Welcome to the Spot Writers. This week’s prompt is “trolley,” and today’s post comes to us from Cathy MacKenzie. Check out the youth horror anthology, OUT OF THE CAVE, recently published under her imprint, MacKenzie Publishing. Available on Amazon and Smashwords
Bye, Little One
Phoebe watched the departing trolley from which a small hand appeared. “Bye, little one,” she mumbled, waving back.
She scanned the area before sauntering back to her car, sinking into the driver’s seat of her 1988 Honda Civic, relieved yet mildly upset she’d gotten away with the deed. Wasn’t anyone watching for unsavory characters or strange incidents? One was supposed to be on guard these days, what with the world going batshit crazy with terrorists and muggers and rapists.
Was she too sure of herself? She was still in the parking lot and not yet out of the thicket—or whatever that phrase was. The trolley would return within minutes, and if she didn’t soon leave, she’d be stuck. Suddenly feeling like a criminal, she turned the key and backed onto Devonport Road. She stepped on the gas a little too hard and screeched around the corner, where she pulled to the curb.
She pictured his face: her little boy, four-year-old Andrew, who wore a perpetual grin revealing gleaming white teeth. Everyone smiled back at him, but no one could shine like he did. Even at her lowest, he caused her to smile. Her stomach somersaulted as if she were on one end of a teeter-totter with a crazy person on the other. And then it was as if she’d swallowed a bucket of feathers that tickled her insides.
Except it wasn’t in fun.
Her body hurt. Her insides ached. There was no way to prevent the pain and no remedy to alleviate it. “Calm down,” she muttered. Everything would turn out okay. Someone would find him and he’d be placed into foster care and a good family would adopt him. She was certain of that, wasn’t she? She had to be. She couldn’t keep going if she thought he’d be abused or neglected. If she did, she’d be forced to return. She had time; the trolley travelled fifteen minutes around the open field. Most parents accompanied their children, at least the younger ones.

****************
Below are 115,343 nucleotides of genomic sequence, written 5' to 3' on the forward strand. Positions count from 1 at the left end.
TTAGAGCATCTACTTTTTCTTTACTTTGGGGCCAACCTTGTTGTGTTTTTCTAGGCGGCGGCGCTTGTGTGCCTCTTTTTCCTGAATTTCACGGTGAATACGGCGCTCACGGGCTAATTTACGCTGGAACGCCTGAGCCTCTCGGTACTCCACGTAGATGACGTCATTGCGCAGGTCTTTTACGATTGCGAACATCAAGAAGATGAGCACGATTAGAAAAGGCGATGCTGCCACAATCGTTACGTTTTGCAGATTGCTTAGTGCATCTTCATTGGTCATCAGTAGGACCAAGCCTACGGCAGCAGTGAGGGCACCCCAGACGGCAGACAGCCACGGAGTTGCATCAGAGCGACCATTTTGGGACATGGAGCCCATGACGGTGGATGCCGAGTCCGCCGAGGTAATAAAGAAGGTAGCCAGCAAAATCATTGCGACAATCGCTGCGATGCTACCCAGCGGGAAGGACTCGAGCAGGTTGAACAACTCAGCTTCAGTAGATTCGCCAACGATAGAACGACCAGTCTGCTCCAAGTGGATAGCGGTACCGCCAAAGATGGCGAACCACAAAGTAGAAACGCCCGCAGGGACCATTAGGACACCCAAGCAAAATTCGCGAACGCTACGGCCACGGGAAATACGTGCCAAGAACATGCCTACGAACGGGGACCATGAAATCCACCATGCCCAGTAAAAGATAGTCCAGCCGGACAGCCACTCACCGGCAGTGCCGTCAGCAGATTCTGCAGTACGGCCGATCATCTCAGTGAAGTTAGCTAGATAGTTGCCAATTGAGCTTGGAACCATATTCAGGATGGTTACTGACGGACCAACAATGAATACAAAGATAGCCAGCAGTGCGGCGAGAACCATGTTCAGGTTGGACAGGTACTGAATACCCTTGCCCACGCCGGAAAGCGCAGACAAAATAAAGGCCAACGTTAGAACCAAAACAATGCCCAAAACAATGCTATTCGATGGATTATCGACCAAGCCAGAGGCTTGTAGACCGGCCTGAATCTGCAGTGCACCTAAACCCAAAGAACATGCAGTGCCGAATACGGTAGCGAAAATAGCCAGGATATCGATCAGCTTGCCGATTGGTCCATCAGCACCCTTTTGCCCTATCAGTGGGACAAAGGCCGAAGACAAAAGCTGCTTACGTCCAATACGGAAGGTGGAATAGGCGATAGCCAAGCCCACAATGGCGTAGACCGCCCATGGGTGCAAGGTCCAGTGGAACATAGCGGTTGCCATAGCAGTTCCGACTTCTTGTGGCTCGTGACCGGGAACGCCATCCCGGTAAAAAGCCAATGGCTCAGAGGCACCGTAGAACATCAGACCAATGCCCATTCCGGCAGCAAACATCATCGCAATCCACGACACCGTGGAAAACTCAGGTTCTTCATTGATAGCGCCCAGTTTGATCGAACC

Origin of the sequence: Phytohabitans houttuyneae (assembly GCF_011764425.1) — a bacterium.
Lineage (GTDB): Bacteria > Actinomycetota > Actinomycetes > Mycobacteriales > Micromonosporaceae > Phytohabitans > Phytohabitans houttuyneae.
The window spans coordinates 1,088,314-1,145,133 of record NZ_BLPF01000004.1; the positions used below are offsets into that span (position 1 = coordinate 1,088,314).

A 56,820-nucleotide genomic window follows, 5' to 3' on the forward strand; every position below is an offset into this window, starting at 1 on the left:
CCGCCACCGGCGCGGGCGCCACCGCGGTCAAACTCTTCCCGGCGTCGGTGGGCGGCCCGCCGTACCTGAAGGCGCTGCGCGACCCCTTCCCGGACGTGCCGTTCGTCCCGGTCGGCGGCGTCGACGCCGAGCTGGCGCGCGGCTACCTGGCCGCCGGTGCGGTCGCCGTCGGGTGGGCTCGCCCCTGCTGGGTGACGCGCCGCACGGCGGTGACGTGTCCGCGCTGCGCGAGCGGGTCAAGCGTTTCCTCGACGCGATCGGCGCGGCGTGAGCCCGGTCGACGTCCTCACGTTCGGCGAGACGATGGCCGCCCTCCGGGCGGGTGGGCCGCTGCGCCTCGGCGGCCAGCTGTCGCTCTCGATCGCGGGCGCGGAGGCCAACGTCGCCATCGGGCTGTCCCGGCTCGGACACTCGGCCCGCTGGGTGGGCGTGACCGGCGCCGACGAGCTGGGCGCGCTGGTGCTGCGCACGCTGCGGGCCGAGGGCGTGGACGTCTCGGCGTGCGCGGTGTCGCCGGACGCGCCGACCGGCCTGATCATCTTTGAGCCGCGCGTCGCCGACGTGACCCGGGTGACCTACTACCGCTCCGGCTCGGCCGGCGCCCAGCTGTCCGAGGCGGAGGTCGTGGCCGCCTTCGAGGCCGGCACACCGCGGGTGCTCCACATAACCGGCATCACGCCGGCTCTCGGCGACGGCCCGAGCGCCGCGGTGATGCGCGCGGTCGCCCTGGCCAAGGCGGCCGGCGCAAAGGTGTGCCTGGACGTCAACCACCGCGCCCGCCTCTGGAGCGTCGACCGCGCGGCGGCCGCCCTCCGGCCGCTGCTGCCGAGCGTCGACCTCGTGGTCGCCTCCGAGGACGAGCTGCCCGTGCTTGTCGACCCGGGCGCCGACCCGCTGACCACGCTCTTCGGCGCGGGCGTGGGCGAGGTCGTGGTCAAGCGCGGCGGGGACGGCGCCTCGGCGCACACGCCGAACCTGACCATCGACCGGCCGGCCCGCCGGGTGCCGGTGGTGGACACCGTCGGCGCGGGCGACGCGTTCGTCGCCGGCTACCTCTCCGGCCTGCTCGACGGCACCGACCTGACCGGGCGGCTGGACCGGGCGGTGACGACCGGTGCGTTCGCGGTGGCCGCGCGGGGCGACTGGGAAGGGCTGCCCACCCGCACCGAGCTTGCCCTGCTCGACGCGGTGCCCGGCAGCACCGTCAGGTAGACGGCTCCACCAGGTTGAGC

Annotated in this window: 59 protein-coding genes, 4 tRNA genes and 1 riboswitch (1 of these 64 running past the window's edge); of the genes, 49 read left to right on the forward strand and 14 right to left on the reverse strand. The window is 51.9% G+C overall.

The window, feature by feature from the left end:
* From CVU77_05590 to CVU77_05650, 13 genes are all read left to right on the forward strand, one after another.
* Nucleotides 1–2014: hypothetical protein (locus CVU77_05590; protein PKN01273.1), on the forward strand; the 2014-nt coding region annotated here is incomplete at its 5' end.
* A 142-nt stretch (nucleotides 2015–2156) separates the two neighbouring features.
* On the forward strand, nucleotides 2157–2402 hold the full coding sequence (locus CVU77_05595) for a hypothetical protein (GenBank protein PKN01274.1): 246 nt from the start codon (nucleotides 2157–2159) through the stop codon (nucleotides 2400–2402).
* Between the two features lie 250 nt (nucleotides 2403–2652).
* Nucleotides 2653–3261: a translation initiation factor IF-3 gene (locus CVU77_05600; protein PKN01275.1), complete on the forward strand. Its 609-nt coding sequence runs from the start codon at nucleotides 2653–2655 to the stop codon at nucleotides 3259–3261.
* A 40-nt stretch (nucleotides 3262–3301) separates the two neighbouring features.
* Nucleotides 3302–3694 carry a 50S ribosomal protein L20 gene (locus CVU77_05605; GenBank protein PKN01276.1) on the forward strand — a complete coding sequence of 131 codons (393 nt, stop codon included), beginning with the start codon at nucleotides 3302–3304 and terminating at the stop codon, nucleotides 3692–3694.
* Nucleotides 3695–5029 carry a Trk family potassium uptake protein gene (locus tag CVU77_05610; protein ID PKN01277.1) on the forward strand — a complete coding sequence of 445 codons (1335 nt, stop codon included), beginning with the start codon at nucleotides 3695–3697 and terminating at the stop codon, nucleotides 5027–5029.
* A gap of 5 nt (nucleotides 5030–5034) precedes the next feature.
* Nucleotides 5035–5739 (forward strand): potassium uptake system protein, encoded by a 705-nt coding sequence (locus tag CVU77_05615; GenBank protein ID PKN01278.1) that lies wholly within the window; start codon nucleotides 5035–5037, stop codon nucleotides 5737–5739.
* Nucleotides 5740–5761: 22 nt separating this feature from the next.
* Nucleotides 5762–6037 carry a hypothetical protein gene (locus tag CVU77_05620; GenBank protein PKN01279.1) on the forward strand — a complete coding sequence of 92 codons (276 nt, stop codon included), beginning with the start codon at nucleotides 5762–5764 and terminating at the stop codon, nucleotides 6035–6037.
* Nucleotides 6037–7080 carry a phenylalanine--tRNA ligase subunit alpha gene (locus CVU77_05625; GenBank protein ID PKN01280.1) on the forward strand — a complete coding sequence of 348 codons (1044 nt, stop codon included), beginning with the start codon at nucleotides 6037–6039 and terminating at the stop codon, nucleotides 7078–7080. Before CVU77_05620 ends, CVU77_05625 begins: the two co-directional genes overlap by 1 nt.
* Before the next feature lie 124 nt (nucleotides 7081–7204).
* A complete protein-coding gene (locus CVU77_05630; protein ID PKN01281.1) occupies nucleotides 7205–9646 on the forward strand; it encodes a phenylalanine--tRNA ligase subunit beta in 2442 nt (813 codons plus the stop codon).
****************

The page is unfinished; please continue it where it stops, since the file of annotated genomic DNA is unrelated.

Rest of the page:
But Andrew would be fine.
The trolley rocks side-to-side. Andrew stares out the window, watching trees roll by. Though the sun brightly shines, he shivers sitting alone on the open bench. Most of the other seats are occupied.
“Just a short trip,” his mother said. “Have fun.” He stuck his head out and waved, and she waved back. And then the trolley took off, full of excited kids.
Why didn’t his mother accompany him? Every screaming kid but him is seated with an adult. He blocks his ears. His head throbs.
“Only a few minutes,” she said. “A break for me. A short ride for you. It’ll be fun.”
“But, Mommy, can’t you come?”
“No, dear, just for kids. I’ll wait here.”
And she waited while he craned his head until she grew smaller and smaller and then disappeared as if she had abandoned him. But she wouldn’t do that.
He rubs his eyes, wanting the ride to be over. Someone behind jostles the seatback. He holds his breath, restraining himself from turning. Instead, he eyes the open field and the swings and the life-size wooden choo-choo train that he had played in. His eyes water. Minutes pass slowly. “Only a few minutes,” his mother said. But how much is a few? Even at four going on five, Andrew knows a few can mean whatever one wants it to mean. Three or four? Ten? Maybe ten, but not twenty. Twenty’s too many for a few. Twenty is a lot.
Tiring of green grass and the path ahead, he more carefully examines his surroundings. Mothers clench children’s hands as if scared they’ll jump over the sides or be snatched by the boogeyman. But no, the boogeyman doesn’t appear during the day.
He peers around a mother and a tall child in front of him. The trolley driver converses with three children sitting directly behind the driver, but Andrew is too far away to hear their words. And then, one of the kids bounces up from his seat and the driver takes his hands off the steering wheel to hoist the boy onto his lap. Andrew suppresses a scream. How come the driver didn’t pick him?